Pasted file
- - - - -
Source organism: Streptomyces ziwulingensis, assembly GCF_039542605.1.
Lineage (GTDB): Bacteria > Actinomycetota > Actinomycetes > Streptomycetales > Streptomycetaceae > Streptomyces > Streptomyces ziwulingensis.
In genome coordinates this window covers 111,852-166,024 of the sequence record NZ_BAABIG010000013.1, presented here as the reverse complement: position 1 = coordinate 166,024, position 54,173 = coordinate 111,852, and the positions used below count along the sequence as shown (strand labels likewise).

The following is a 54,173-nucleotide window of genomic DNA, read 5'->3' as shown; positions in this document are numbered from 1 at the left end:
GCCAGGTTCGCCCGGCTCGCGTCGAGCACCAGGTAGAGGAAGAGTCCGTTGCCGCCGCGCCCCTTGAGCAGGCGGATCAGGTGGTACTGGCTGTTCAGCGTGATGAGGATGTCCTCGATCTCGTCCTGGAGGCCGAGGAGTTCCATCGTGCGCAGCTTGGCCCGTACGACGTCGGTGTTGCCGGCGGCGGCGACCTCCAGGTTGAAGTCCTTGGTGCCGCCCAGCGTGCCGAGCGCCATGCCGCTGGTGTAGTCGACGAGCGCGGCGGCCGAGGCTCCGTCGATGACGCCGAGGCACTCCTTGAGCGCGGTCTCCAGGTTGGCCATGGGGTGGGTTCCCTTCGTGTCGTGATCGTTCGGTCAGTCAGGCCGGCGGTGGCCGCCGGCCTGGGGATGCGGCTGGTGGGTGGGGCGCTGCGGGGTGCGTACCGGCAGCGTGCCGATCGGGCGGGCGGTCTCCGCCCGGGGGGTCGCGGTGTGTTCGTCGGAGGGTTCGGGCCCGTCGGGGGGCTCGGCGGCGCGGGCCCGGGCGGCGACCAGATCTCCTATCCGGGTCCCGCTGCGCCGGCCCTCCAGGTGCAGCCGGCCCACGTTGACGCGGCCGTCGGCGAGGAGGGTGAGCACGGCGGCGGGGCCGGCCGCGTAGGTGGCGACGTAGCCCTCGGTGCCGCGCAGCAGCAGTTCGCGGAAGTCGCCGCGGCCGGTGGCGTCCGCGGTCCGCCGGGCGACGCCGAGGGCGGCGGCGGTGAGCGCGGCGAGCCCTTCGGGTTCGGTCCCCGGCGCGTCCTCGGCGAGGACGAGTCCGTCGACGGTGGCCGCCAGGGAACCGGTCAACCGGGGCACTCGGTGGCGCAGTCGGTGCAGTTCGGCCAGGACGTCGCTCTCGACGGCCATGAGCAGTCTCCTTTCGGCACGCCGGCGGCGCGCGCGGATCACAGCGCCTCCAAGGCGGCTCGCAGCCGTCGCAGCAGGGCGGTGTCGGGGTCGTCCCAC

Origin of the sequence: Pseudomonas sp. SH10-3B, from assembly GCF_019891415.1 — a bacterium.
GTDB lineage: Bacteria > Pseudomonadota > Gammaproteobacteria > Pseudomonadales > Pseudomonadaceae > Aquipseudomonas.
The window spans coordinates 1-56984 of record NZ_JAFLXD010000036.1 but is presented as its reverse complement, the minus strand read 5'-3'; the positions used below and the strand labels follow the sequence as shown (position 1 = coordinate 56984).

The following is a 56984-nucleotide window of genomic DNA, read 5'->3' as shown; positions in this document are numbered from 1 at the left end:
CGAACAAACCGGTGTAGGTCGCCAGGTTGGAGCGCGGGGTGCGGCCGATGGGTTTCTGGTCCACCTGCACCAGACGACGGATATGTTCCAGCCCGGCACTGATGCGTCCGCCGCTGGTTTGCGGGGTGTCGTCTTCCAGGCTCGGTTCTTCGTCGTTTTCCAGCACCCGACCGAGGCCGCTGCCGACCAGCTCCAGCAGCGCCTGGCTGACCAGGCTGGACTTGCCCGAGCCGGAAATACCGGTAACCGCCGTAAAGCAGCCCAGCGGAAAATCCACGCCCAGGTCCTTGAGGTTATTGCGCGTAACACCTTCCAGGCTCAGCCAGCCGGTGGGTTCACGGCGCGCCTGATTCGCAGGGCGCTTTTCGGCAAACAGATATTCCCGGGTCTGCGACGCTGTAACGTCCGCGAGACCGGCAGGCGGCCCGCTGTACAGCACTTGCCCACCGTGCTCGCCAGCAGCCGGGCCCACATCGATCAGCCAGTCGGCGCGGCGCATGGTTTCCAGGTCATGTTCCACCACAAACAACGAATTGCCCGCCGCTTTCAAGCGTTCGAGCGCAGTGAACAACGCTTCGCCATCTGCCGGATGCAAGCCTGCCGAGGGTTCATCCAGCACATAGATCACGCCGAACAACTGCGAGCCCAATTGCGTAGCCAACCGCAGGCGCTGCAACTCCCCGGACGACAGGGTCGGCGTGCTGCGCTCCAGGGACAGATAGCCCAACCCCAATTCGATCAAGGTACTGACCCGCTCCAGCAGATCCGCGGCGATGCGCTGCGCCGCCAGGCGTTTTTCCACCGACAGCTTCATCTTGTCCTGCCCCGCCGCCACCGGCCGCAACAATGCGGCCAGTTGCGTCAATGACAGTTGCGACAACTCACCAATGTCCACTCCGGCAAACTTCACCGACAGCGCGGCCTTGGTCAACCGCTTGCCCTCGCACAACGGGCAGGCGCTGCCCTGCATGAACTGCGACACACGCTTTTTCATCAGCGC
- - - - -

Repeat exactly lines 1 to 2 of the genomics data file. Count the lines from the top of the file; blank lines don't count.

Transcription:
Source organism: Streptomyces ziwulingensis, assembly GCF_039542605.1.
Lineage (GTDB): Bacteria > Actinomycetota > Actinomycetes > Streptomycetales > Streptomycetaceae > Streptomyces > Streptomyces ziwulingensis.